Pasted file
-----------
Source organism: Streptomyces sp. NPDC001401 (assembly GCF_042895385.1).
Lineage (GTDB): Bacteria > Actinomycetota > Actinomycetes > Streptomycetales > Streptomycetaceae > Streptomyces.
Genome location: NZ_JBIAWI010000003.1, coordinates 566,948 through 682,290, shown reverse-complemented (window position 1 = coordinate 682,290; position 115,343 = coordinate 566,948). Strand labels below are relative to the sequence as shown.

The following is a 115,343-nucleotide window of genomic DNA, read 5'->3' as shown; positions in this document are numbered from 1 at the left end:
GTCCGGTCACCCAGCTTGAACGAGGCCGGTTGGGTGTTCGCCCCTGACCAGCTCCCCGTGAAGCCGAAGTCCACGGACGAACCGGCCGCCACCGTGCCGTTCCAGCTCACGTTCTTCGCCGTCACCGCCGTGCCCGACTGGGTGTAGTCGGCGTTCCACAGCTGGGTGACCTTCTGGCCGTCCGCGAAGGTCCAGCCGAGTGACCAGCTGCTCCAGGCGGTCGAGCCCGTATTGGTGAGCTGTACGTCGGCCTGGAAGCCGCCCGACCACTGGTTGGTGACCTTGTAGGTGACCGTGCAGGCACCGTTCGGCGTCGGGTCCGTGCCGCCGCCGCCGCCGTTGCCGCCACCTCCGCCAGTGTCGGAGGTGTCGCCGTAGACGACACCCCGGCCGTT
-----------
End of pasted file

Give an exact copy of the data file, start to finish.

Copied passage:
Source organism: Streptomyces sp. NPDC001401 (assembly GCF_042895385.1).
Lineage (GTDB): Bacteria > Actinomycetota > Actinomycetes > Streptomycetales > Streptomycetaceae > Streptomyces.
Genome location: NZ_JBIAWI010000003.1, coordinates 566,948 through 682,290, shown reverse-complemented (window position 1 = coordinate 682,290; position 115,343 = coordinate 566,948). Strand labels below are relative to the sequence as shown.

The following is a 115,343-nucleotide window of genomic DNA, read 5'->3' as shown; positions in this document are numbered from 1 at the left end:
GTCCGGTCACCCAGCTTGAACGAGGCCGGTTGGGTGTTCGCCCCTGACCAGCTCCCCGTGAAGCCGAAGTCCACGGACGAACCGGCCGCCACCGTGCCGTTCCAGCTCACGTTCTTCGCCGTCACCGCCGTGCCCGACTGGGTGTAGTCGGCGTTCCACAGCTGGGTGACCTTCTGGCCGTCCGCGAAGGTCCAGCCGAGTGACCAGCTGCTCCAGGCGGTCGAGCCCGTATTGGTGAGCTGTACGTCGGCCTGGAAGCCGCCCGACCACTGGTTGGTGACCTTGTAGGTGACCGTGCAGGCACCGTTCGGCGTCGGGTCCGTGCCGCCGCCGCCGCCGTTGCCGCCACCTCCGCCAGTGTCGGAGGTGTCGCCGTAGACGACACCCCGGCCGTT